Skip Navigation LinksHome > February 2013 - Volume 19 - Issue 1 > Fluid management in acute respiratory distress syndrome
Current Opinion in Critical Care:
doi: 10.1097/MCC.0b013e32835c285b
RESPIRATORY SYSTEM: Edited by Arthur P. Wheeler

Fluid management in acute respiratory distress syndrome

Neamu, Radu F.; Martin, Greg S.

Free Access
Article Outline
Collapse Box

Author Information

Division of Pulmonary, Allergy and Critical Care Medicine, Emory University School of Medicine, Atlanta, Georgia, USA

Correspondence to Greg S. Martin, MD, MSc, 615 Michael Street, Suite 205, Atlanta, GA 30322, USA. Tel: +1 404 616 0148; e-mail: greg.martin@emory.edu

Collapse Box

Abstract

Purpose of review: Fluid management is one of the most important measures shown to impact acute respiratory distress syndrome (ARDS) outcomes. This review summarizes the current strategies aimed at evaluating and modulating lung fluid balance.

Recent findings: Multiple recent studies have shown that a conservative fluid management in ARDS patients had beneficial effects on morbidity and mortality. These findings were replicated also in different patient populations assumed to have potential deleterious effects from this approach. So far, only one retrospective study raised the possibility of impaired cognitive function in ARDS patients managed with a conservative fluid strategy. Thermodilution methods and serum biomarkers can be used to monitor lung fluid balance and guide therapy. Recent evidence has indicated significant detrimental effects associated with beta-2 agonists use in ARDS, despite a putative beneficial role in the resolution of alveolar edema seen in preliminary studies.

Summary: Dynamic monitoring of lung fluid balance needs to be implemented to guide fluid therapy in ARDS patients. A conservative fluid strategy seems safe and yields overall good clinical outcomes, but its impact on cognitive function needs to be evaluated in further studies. The role of colloids and other pharmacological agents deserves further investigation.

Back to Top | Article Outline

INTRODUCTION

The acute respiratory distress syndrome (ARDS) affects around 200 000 people in the United States [1], with highly variable incidences reported worldwide.

Almost half a century after the initial description of ARDS [2], finding a cure for it remains an elusive goal. Since its initial description, great strides have been done in understanding the pathophysiology of ARDS. Interestingly, the mortality has been steadily decreasing over the last decades, most likely as a consequence of preventive measures, improved recognition with prompt management, and better ICU care overall [3]. Few milestones have marked the treatment of ARDS, the most important being the significant decrease in mortality after using a protective, low tidal volume ventilation [4]. Another important milestone was that a conservative fluid management improves the duration of mechanical ventilation in patients with ARDS without any other significant associated morbidity [5]. The aim of this review is to further dissect the effects of fluid management on ARDS outcome.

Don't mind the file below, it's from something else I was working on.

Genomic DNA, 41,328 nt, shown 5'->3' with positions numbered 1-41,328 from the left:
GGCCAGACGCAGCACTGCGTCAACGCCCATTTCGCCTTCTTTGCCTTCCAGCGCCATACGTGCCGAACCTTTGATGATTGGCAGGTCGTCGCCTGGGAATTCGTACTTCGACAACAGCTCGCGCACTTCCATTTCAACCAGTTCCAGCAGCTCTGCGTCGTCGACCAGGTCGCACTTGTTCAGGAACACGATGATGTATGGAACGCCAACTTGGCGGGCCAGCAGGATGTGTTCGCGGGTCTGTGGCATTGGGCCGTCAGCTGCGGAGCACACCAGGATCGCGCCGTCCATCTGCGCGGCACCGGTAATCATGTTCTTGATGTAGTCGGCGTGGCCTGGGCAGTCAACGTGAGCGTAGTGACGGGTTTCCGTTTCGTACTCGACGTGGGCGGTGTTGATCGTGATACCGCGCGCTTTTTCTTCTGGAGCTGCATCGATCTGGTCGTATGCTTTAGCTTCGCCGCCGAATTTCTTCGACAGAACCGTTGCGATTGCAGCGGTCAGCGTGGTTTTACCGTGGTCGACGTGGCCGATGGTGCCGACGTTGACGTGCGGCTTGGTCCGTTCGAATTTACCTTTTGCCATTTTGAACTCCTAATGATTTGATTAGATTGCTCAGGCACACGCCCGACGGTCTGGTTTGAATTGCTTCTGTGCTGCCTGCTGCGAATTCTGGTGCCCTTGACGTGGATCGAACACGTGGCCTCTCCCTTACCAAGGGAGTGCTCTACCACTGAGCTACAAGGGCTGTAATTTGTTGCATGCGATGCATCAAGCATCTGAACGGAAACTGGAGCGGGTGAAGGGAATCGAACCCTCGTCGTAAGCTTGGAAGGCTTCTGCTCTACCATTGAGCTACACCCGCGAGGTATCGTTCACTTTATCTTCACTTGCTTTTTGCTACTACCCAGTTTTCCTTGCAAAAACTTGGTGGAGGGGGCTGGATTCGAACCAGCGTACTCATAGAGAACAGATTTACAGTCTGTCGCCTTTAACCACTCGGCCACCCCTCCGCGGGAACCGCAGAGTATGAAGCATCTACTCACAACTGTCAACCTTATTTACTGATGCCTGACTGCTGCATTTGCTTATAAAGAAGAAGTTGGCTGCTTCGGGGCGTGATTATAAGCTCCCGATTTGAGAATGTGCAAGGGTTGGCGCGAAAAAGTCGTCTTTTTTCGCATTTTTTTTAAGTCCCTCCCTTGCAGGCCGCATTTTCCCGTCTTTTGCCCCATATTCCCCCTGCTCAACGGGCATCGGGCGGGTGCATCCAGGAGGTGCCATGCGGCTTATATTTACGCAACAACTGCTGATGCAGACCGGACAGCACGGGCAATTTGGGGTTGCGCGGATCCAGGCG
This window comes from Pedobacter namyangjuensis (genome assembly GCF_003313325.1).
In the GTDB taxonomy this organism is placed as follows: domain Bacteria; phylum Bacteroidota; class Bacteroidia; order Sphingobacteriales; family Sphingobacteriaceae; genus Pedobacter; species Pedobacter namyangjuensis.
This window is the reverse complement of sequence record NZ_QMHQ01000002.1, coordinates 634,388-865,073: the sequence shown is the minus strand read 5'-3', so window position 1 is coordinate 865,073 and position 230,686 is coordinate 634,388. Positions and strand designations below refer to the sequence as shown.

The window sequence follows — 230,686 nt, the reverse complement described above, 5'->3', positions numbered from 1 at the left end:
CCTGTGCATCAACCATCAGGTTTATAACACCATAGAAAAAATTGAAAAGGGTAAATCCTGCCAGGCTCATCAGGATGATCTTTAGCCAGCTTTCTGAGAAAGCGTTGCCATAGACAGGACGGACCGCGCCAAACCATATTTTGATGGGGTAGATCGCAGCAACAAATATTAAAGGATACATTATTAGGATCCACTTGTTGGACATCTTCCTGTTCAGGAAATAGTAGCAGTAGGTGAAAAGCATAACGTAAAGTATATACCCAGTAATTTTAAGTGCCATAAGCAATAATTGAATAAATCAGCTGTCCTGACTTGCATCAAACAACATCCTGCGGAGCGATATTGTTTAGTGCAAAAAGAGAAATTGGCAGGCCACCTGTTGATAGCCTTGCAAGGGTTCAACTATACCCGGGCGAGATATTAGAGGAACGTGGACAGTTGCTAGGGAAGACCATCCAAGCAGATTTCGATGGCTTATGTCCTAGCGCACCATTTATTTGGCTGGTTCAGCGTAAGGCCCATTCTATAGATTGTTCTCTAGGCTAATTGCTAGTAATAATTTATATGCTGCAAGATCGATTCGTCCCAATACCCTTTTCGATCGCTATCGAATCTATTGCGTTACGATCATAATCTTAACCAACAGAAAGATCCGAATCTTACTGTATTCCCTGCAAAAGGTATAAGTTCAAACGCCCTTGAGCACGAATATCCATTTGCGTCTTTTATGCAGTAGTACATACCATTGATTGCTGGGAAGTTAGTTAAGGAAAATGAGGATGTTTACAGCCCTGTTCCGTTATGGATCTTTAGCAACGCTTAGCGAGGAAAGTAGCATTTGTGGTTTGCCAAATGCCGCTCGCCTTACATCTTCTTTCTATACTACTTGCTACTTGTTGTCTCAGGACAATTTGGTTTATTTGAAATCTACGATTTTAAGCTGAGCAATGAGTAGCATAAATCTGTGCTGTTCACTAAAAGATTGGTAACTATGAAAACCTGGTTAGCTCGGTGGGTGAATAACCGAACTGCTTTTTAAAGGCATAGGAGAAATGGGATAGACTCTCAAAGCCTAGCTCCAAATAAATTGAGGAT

Back to Top | Article Outline

CURRENT ACUTE RESPIRATORY DISTRESS SYNDROME DEFINITION AND ITS IMPLICATIONS FOR CLINICAL MANAGEMENT AND RESEARCH

Over the years, multiple ARDS definitions tried to emphasize the basic clinical and pathological characteristics of this entity: acute onset after a specific cause, hypoxemia, radiologic infiltrates, increased permeability, proteinaceous pulmonary edema, and lack of hydrostatic pressure as cause. In 1994, the American–European Consensus Conference proposed a definition that was vastly adopted by clinicians and researchers worldwide [6]. However, almost like any other definition, it drew criticism for a variety of reasons. To eliminate some of the ambiguities in the old definition, the European Society of Intensive Care Medicine, endorsed by the American Thoracic Society and the Society of Critical Care Medicine, convened a panel of international experts that proposed a new set of criteria that will most likely be known as the Berlin definition [7▪▪]. The Berlin definition of ARDS eliminated the term ‘acute lung injury’ (ALI) as a potential source of confusion for an entity having the same pathophysiologic mechanisms. More importantly, based on previous data it was agreed that high left atrial pressure and ARDS can coexist, but without hydrostatic edema being the sole explanation for the acute respiratory failure. This should allow the intensivists and researchers to diagnose more patients with ARDS and to use therapies aimed at both mechanisms of alveolar flooding. The same panel also emphasized the degree of hypoxemia severity as a prognostic indicator in ARDS patients. To eliminate any confusion, we will use the term ‘ARDS’ in this article for all studies involving either ALI or ARDS in the past.

Back to Top | Article Outline